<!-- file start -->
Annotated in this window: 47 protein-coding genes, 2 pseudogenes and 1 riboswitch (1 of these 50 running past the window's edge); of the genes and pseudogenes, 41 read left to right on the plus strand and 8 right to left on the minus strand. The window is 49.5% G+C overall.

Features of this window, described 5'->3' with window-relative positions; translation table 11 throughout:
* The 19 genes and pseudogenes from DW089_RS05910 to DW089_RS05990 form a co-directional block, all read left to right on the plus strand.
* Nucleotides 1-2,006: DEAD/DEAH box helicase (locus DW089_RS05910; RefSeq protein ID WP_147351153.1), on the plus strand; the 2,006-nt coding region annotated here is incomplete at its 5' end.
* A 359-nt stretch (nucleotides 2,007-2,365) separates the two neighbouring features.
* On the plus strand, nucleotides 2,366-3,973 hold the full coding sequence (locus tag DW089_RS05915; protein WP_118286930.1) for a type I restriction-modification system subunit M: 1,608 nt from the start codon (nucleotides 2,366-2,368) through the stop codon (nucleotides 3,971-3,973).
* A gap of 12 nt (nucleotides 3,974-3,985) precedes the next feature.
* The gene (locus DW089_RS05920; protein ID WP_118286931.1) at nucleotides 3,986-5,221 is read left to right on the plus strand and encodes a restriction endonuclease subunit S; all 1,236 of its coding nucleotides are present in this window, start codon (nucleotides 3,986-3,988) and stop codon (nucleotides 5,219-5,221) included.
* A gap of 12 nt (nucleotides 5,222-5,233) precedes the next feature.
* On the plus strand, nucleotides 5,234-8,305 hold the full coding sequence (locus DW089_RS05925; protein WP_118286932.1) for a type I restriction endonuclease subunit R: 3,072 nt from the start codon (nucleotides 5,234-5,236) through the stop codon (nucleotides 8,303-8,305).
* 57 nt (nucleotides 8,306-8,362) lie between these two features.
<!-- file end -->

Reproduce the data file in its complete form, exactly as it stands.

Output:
Annotated in this window: 47 protein-coding genes, 2 pseudogenes and 1 riboswitch (1 of these 50 running past the window's edge); of the genes and pseudogenes, 41 read left to right on the plus strand and 8 right to left on the minus strand. The window is 49.5% G+C overall.

Features of this window, described 5'->3' with window-relative positions; translation table 11 throughout:
* The 19 genes and pseudogenes from DW089_RS05910 to DW089_RS05990 form a co-directional block, all read left to right on the plus strand.
* Nucleotides 1-2,006: DEAD/DEAH box helicase (locus DW089_RS05910; RefSeq protein ID WP_147351153.1), on the plus strand; the 2,006-nt coding region annotated here is incomplete at its 5' end.
* A 359-nt stretch (nucleotides 2,007-2,365) separates the two neighbouring features.
* On the plus strand, nucleotides 2,366-3,973 hold the full coding sequence (locus tag DW089_RS05915; protein WP_118286930.1) for a type I restriction-modification system subunit M: 1,608 nt from the start codon (nucleotides 2,366-2,368) through the stop codon (nucleotides 3,971-3,973).
* A gap of 12 nt (nucleotides 3,974-3,985) precedes the next feature.
* The gene (locus DW089_RS05920; protein ID WP_118286931.1) at nucleotides 3,986-5,221 is read left to right on the plus strand and encodes a restriction endonuclease subunit S; all 1,236 of its coding nucleotides are present in this window, start codon (nucleotides 3,986-3,988) and stop codon (nucleotides 5,219-5,221) included.
* A gap of 12 nt (nucleotides 5,222-5,233) precedes the next feature.
* On the plus strand, nucleotides 5,234-8,305 hold the full coding sequence (locus DW089_RS05925; protein WP_118286932.1) for a type I restriction endonuclease subunit R: 3,072 nt from the start codon (nucleotides 5,234-5,236) through the stop codon (nucleotides 8,303-8,305).
* 57 nt (nucleotides 8,306-8,362) lie between these two features.